It's the last days of October 1991. Most of the Gloucester swordfishing fleet is on the fishing grounds and will be there for another week or so. The Andrea Gail
, however is headed home. She's off her usual cycle and with a broken ice-machine and a hold full of fish, her men are ready to go home. With the rest of the fleet out, their boat and their fish will be alone in the harbor, promising a good payday for the 6 men aboard. At 6:00 PM on October 28th, she is hailed by the Mary T, to the southeast. This is the last anyone will hear from the six mean aboard; Captain Billy Tyne, David "Sully" Sullivan, Bobby Shatford, Michael "Bugsy" Moran, Dale "Murph" Murphy, and Alfred Pierre.
If you think you know what this book is about, you're probably wrong. Junger of course reconstructs to the best of his, or anyone else's ability, what happened to the Andrea Gail
as she tried to ride out the "Storm of the Century," which at one point was so large it's eye stretched from Newfoundland in the north to Jamaica in the south. What I learned about history, meteorology, and the fishing industry, amongst more, could have filled more than this one slim volume. That Junger does all of this in such an accessible way is a testament to his skill with the written word. In addition to the disappearance of the Andrea Gail
, he also includes the stories of several other daring rescues, sometimes of the rescuers themselves, that became necessary as this storm terrorized the seaboard and oceans off the northeast coast of North America. Not only did he provide a surprising amount of information in this 236 page book, but he did it in such an accessible manner that I didn't want to put the book down. I needed to know what happened to the Andrea Gail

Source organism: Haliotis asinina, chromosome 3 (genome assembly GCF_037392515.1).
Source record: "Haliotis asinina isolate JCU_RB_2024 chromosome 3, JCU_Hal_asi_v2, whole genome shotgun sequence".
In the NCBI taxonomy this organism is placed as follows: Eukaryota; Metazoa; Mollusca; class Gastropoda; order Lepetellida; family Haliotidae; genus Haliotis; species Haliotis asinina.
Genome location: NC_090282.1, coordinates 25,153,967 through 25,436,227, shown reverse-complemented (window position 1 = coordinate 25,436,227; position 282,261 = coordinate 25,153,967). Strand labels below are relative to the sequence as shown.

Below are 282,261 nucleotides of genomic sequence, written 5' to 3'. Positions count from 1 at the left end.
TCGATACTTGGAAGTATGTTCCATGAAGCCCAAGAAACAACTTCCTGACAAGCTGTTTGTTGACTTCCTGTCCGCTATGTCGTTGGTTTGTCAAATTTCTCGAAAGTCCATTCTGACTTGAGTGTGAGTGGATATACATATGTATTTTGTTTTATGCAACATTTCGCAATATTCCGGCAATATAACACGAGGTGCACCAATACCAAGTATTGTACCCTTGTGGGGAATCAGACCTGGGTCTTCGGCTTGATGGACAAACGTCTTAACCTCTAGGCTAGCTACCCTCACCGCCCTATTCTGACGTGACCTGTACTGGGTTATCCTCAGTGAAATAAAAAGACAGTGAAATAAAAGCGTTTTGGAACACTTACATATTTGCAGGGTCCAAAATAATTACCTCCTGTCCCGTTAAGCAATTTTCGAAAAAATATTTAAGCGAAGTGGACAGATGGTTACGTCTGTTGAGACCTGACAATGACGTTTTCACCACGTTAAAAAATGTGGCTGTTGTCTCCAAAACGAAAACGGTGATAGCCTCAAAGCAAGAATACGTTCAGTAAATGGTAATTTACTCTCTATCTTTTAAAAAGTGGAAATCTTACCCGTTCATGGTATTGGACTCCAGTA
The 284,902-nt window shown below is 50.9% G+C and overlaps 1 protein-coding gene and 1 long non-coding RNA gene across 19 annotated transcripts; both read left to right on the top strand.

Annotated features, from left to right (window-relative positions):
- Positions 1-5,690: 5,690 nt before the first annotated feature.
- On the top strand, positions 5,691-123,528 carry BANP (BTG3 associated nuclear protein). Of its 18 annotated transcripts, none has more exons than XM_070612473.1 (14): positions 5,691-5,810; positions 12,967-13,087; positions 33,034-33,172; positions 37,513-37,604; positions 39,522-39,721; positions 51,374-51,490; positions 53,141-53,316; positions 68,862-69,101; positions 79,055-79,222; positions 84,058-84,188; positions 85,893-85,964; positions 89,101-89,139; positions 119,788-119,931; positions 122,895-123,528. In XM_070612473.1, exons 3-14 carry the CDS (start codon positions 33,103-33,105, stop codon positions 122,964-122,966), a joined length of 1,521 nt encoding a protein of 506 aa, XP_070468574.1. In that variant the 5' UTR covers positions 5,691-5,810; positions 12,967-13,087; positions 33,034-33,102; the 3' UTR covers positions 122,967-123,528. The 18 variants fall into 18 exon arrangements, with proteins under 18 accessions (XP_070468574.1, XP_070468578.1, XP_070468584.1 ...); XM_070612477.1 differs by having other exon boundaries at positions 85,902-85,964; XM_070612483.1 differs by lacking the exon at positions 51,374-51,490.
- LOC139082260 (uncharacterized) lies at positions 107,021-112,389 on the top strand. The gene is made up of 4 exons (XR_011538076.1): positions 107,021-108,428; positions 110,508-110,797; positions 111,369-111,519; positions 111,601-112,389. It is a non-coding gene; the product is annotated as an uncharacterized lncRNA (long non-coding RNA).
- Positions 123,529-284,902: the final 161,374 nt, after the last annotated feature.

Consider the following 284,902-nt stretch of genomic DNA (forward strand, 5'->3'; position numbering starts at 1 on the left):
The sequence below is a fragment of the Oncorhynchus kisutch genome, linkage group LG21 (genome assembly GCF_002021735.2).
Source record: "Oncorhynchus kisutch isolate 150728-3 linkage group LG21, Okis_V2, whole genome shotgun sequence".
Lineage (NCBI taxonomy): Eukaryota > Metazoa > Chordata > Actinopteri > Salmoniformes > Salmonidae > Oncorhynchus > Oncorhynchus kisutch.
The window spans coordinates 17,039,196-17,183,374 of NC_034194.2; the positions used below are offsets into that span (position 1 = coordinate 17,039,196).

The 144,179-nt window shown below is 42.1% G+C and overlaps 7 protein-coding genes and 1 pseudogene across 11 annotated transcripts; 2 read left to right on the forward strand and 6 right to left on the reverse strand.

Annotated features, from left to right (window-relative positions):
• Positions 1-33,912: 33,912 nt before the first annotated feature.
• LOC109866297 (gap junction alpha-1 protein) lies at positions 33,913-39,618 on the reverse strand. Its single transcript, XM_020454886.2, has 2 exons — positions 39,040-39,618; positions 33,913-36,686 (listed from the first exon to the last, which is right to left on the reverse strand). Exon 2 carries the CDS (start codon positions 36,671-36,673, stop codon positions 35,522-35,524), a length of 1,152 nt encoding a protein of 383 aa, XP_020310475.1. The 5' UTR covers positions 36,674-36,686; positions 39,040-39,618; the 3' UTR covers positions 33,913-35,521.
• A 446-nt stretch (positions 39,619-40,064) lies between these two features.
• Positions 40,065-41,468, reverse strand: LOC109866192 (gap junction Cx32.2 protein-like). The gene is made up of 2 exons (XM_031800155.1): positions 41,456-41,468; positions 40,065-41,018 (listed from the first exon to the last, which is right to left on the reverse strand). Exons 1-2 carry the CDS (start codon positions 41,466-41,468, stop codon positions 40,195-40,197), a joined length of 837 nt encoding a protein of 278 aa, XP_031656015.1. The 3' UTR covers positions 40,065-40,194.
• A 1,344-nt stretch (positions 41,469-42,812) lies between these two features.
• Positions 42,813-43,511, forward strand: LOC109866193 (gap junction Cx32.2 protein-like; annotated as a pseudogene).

, the Japanese Eishin Maru #78
, the Satori
, and the Air National Guard para-rescue jumpers who had to ditch their plane when the were unable to refuel mid-air. Junger kept me hooked to the very last page in a way that even a great thriller usually fails to do.
I picked this book up when my curiosity was piqued by the 2000 film of the same name. I was told not to expect the book to be anything like the movie, and it wasn't. It couldn't be though. The novel must stick the facts while the movie had more license to create a fictional account of what happened on board the vessel before it vanished. Both the truth and the fiction, however, have their place and I highly recommend reading and watching them together.